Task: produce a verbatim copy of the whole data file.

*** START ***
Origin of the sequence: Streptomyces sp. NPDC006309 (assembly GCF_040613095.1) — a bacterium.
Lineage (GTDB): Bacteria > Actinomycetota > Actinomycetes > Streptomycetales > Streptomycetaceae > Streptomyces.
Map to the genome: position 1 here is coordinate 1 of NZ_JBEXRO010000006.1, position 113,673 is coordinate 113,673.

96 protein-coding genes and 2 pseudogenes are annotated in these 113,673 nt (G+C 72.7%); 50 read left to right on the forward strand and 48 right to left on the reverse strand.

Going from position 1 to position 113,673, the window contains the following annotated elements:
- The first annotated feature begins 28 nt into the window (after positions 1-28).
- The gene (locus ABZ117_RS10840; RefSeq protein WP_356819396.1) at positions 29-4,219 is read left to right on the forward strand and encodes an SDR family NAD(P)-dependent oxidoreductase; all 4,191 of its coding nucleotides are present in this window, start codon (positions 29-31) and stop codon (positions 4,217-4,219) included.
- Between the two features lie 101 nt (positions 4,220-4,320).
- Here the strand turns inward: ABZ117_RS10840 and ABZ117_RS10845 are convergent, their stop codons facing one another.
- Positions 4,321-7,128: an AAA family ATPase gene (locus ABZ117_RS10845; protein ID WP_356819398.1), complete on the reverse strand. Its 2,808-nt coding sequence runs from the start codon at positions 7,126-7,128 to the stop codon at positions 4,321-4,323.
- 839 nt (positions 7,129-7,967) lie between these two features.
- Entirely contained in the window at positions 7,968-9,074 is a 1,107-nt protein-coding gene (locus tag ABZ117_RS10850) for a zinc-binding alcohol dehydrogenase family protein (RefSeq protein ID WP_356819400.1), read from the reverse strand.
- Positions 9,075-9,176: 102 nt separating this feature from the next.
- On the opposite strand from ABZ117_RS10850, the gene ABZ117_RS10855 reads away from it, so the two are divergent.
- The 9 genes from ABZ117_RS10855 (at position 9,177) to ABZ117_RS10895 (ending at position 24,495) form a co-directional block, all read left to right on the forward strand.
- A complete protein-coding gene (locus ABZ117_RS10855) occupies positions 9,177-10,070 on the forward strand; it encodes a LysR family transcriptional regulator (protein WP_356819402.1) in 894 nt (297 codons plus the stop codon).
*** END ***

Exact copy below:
Origin of the sequence: Streptomyces sp. NPDC006309 (assembly GCF_040613095.1) — a bacterium.
Lineage (GTDB): Bacteria > Actinomycetota > Actinomycetes > Streptomycetales > Streptomycetaceae > Streptomyces.
Map to the genome: position 1 here is coordinate 1 of NZ_JBEXRO010000006.1, position 113,673 is coordinate 113,673.

96 protein-coding genes and 2 pseudogenes are annotated in these 113,673 nt (G+C 72.7%); 50 read left to right on the forward strand and 48 right to left on the reverse strand.

Going from position 1 to position 113,673, the window contains the following annotated elements:
- The first annotated feature begins 28 nt into the window (after positions 1-28).
- The gene (locus ABZ117_RS10840; RefSeq protein WP_356819396.1) at positions 29-4,219 is read left to right on the forward strand and encodes an SDR family NAD(P)-dependent oxidoreductase; all 4,191 of its coding nucleotides are present in this window, start codon (positions 29-31) and stop codon (positions 4,217-4,219) included.
- Between the two features lie 101 nt (positions 4,220-4,320).
- Here the strand turns inward: ABZ117_RS10840 and ABZ117_RS10845 are convergent, their stop codons facing one another.
- Positions 4,321-7,128: an AAA family ATPase gene (locus ABZ117_RS10845; protein ID WP_356819398.1), complete on the reverse strand. Its 2,808-nt coding sequence runs from the start codon at positions 7,126-7,128 to the stop codon at positions 4,321-4,323.
- 839 nt (positions 7,129-7,967) lie between these two features.
- Entirely contained in the window at positions 7,968-9,074 is a 1,107-nt protein-coding gene (locus tag ABZ117_RS10850) for a zinc-binding alcohol dehydrogenase family protein (RefSeq protein ID WP_356819400.1), read from the reverse strand.
- Positions 9,075-9,176: 102 nt separating this feature from the next.
- On the opposite strand from ABZ117_RS10850, the gene ABZ117_RS10855 reads away from it, so the two are divergent.
- The 9 genes from ABZ117_RS10855 (at position 9,177) to ABZ117_RS10895 (ending at position 24,495) form a co-directional block, all read left to right on the forward strand.
- A complete protein-coding gene (locus ABZ117_RS10855) occupies positions 9,177-10,070 on the forward strand; it encodes a LysR family transcriptional regulator (protein WP_356819402.1) in 894 nt (297 codons plus the stop codon).